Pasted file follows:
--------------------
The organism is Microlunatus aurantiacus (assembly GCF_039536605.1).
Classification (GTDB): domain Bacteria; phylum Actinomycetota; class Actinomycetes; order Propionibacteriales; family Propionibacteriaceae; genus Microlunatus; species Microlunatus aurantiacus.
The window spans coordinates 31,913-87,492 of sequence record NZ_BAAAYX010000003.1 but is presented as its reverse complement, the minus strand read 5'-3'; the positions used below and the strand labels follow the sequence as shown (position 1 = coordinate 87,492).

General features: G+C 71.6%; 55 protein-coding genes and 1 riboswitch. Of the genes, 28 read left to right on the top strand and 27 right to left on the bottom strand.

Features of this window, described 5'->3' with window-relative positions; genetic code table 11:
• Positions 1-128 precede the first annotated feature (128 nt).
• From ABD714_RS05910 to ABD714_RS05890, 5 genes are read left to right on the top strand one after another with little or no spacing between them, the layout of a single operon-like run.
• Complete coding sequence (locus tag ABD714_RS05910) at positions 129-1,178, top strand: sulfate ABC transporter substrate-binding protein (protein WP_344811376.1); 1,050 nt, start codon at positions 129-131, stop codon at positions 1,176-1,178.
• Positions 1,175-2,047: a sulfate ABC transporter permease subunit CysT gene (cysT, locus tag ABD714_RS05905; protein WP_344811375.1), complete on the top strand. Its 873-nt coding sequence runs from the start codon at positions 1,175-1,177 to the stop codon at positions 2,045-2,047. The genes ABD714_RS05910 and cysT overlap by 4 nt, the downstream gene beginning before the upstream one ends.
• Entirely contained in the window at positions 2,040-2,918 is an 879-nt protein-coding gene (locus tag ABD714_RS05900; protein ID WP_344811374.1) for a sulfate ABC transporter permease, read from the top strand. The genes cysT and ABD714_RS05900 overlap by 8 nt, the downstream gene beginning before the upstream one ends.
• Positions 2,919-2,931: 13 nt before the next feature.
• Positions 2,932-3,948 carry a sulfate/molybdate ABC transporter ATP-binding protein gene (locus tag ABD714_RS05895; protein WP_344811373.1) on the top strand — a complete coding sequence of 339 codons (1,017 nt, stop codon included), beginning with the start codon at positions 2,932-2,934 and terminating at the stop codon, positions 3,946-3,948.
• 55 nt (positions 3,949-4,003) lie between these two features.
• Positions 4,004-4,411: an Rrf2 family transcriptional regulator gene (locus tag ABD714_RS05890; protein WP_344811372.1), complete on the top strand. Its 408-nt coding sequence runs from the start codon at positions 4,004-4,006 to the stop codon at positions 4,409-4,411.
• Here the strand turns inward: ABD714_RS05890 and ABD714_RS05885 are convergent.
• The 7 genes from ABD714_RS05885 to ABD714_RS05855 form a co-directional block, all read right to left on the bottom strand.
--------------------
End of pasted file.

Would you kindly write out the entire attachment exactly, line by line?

The organism is Microlunatus aurantiacus (assembly GCF_039536605.1).
Classification (GTDB): domain Bacteria; phylum Actinomycetota; class Actinomycetes; order Propionibacteriales; family Propionibacteriaceae; genus Microlunatus; species Microlunatus aurantiacus.
The window spans coordinates 31,913-87,492 of sequence record NZ_BAAAYX010000003.1 but is presented as its reverse complement, the minus strand read 5'-3'; the positions used below and the strand labels follow the sequence as shown (position 1 = coordinate 87,492).

General features: G+C 71.6%; 55 protein-coding genes and 1 riboswitch. Of the genes, 28 read left to right on the top strand and 27 right to left on the bottom strand.

Features of this window, described 5'->3' with window-relative positions; genetic code table 11:
• Positions 1-128 precede the first annotated feature (128 nt).
• From ABD714_RS05910 to ABD714_RS05890, 5 genes are read left to right on the top strand one after another with little or no spacing between them, the layout of a single operon-like run.
• Complete coding sequence (locus tag ABD714_RS05910) at positions 129-1,178, top strand: sulfate ABC transporter substrate-binding protein (protein WP_344811376.1); 1,050 nt, start codon at positions 129-131, stop codon at positions 1,176-1,178.
• Positions 1,175-2,047: a sulfate ABC transporter permease subunit CysT gene (cysT, locus tag ABD714_RS05905; protein WP_344811375.1), complete on the top strand. Its 873-nt coding sequence runs from the start codon at positions 1,175-1,177 to the stop codon at positions 2,045-2,047. The genes ABD714_RS05910 and cysT overlap by 4 nt, the downstream gene beginning before the upstream one ends.
• Entirely contained in the window at positions 2,040-2,918 is an 879-nt protein-coding gene (locus tag ABD714_RS05900; protein ID WP_344811374.1) for a sulfate ABC transporter permease, read from the top strand. The genes cysT and ABD714_RS05900 overlap by 8 nt, the downstream gene beginning before the upstream one ends.
• Positions 2,919-2,931: 13 nt before the next feature.
• Positions 2,932-3,948 carry a sulfate/molybdate ABC transporter ATP-binding protein gene (locus tag ABD714_RS05895; protein WP_344811373.1) on the top strand — a complete coding sequence of 339 codons (1,017 nt, stop codon included), beginning with the start codon at positions 2,932-2,934 and terminating at the stop codon, positions 3,946-3,948.
• 55 nt (positions 3,949-4,003) lie between these two features.
• Positions 4,004-4,411: an Rrf2 family transcriptional regulator gene (locus tag ABD714_RS05890; protein WP_344811372.1), complete on the top strand. Its 408-nt coding sequence runs from the start codon at positions 4,004-4,006 to the stop codon at positions 4,409-4,411.
• Here the strand turns inward: ABD714_RS05890 and ABD714_RS05885 are convergent.
• The 7 genes from ABD714_RS05885 to ABD714_RS05855 form a co-directional block, all read right to left on the bottom strand.